Low levels of vitamin D have been associated with a higher risk of cardiovascular disease and myocardial infarction.9, 10 A study of over 18,000 men, free from cardiovascular disease ages 40 to 75 years, was conducted with 10 years follow-up.11 Men with 25(OH)D levels less than 16 ng/mL were at 2.42 times higher risk of developing infarction than those with levels >29 ng/mL. Similarly, Wang et al. (2008) reported on 1739 participants without prior cardiovascular disease and those with 25(OH)D levels less than 10 ng/mL had cardiovascular hazard ratio of 1.80 comparing with the ones with higher concentrations.12  Likewise, there have been reports of clinical and epidemiological studies that suggest there may be an association between hypertension and vitamin D status as well as calcium metabolism

In 2010, the Mayo Foundation published a review for clinicians “Vitamin D Deficiency in Adults: When to Test and How to Treat”. The review point on the clinical risk factors for vitamin D severe deficiency such as

** Inadequate oral intake of vitamin D

** Malnutrition

** Limited sun exposure

** Malabsorption including

** Short bowel syndrome

** Pancreatitis

** Inflammatory Bowel Disease

** Amyloidosis

** Celiac Sprue

** Malabsorptive bariatric surgery procedures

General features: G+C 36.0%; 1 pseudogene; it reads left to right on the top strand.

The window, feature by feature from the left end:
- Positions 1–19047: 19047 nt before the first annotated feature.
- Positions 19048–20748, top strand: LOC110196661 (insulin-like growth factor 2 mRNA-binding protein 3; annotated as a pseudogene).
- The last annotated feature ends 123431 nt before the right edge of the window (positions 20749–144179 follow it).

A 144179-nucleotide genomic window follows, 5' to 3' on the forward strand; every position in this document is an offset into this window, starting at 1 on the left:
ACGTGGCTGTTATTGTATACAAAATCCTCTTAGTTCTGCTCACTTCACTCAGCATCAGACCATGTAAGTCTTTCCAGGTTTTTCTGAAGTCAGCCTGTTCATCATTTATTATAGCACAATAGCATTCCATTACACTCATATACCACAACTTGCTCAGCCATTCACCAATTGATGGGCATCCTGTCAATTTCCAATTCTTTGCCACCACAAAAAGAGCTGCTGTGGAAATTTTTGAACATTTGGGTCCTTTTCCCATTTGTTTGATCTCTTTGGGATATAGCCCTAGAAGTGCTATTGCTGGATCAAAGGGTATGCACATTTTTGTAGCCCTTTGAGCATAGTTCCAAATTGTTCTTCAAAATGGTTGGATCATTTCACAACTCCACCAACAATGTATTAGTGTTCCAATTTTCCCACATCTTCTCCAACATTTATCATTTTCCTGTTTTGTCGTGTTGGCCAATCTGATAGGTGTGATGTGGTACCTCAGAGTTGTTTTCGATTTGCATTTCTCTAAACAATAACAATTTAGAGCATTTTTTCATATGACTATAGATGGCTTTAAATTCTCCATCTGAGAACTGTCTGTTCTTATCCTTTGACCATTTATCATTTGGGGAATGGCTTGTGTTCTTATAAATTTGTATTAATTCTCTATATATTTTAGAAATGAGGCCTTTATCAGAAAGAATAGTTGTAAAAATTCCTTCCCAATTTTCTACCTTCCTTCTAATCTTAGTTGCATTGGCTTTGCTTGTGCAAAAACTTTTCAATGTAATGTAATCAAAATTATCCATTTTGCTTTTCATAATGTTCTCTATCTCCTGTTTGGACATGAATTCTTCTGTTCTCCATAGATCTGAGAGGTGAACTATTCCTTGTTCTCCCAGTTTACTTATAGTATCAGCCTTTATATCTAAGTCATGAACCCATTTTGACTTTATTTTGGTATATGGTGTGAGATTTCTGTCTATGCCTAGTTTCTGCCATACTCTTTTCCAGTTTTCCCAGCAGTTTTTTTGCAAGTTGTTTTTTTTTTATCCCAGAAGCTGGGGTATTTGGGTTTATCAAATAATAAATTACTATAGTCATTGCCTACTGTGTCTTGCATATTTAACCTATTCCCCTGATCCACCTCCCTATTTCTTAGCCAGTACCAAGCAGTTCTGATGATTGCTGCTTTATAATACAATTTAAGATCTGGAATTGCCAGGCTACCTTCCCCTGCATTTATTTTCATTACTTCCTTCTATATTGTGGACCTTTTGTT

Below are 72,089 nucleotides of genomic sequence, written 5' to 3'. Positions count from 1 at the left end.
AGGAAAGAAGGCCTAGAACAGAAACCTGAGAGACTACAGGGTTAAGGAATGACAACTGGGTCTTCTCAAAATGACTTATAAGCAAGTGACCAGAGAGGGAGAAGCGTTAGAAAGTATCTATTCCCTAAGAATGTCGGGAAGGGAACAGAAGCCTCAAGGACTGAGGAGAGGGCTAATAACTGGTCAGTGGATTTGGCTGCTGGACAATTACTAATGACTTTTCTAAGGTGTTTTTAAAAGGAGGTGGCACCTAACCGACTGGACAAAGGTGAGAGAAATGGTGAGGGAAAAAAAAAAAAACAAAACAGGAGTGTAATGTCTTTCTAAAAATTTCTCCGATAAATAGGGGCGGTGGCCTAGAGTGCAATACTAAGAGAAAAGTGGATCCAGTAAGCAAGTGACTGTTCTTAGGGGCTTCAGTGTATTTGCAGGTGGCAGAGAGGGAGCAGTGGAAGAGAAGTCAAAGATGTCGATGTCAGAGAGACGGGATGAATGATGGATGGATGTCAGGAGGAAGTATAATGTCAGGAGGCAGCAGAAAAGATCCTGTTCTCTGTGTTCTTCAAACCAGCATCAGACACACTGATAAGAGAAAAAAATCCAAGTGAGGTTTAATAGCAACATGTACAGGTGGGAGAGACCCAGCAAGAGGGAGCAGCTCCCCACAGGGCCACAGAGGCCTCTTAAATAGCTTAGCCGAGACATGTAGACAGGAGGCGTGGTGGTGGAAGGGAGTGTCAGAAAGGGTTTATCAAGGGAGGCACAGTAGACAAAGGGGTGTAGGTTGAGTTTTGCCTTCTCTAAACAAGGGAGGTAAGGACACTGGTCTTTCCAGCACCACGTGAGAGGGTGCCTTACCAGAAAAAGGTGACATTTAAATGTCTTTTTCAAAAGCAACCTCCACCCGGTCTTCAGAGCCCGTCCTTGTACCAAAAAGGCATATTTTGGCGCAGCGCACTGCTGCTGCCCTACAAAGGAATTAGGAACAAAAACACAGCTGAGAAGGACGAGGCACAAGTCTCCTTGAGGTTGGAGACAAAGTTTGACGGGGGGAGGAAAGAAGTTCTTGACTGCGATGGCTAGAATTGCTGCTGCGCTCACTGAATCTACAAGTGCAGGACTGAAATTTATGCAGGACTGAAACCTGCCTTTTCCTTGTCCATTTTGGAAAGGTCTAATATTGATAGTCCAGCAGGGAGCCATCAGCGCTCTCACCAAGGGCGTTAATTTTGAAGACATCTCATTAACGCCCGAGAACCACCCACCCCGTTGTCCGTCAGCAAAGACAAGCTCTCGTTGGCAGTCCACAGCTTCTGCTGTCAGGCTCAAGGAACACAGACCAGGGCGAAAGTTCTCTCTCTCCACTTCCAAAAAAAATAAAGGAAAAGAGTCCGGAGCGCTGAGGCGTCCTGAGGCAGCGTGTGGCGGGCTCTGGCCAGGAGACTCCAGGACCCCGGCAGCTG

** Some antiepileptic medications

** Severe liver disease or failure

** Aging

** Renal insufficiency, glomerular filtration rate <60 p="">
** Nephrotic syndrome

POLICY STATEMENT:

I. Based upon our criteria and assessment of the peer-reviewed literature, screening for Vitamin D deficiency in individuals considered high risk for vitamin D deficiency (See Policy Guideline I) is considered medically appropriate.

II. Based upon our criteria and assessment of the peer-reviewed literature, routine screening for Vitamin D deficiency in healthy adults or children is considered not medically necessary.

III. Based upon our criteria and assessment of the peer-reviewed literature, screening for Vitamin D deficiency for nonskeletal diseases (e.g., cardiovascular disease, cancer, and autoimmune disease) is considered not medically necessary.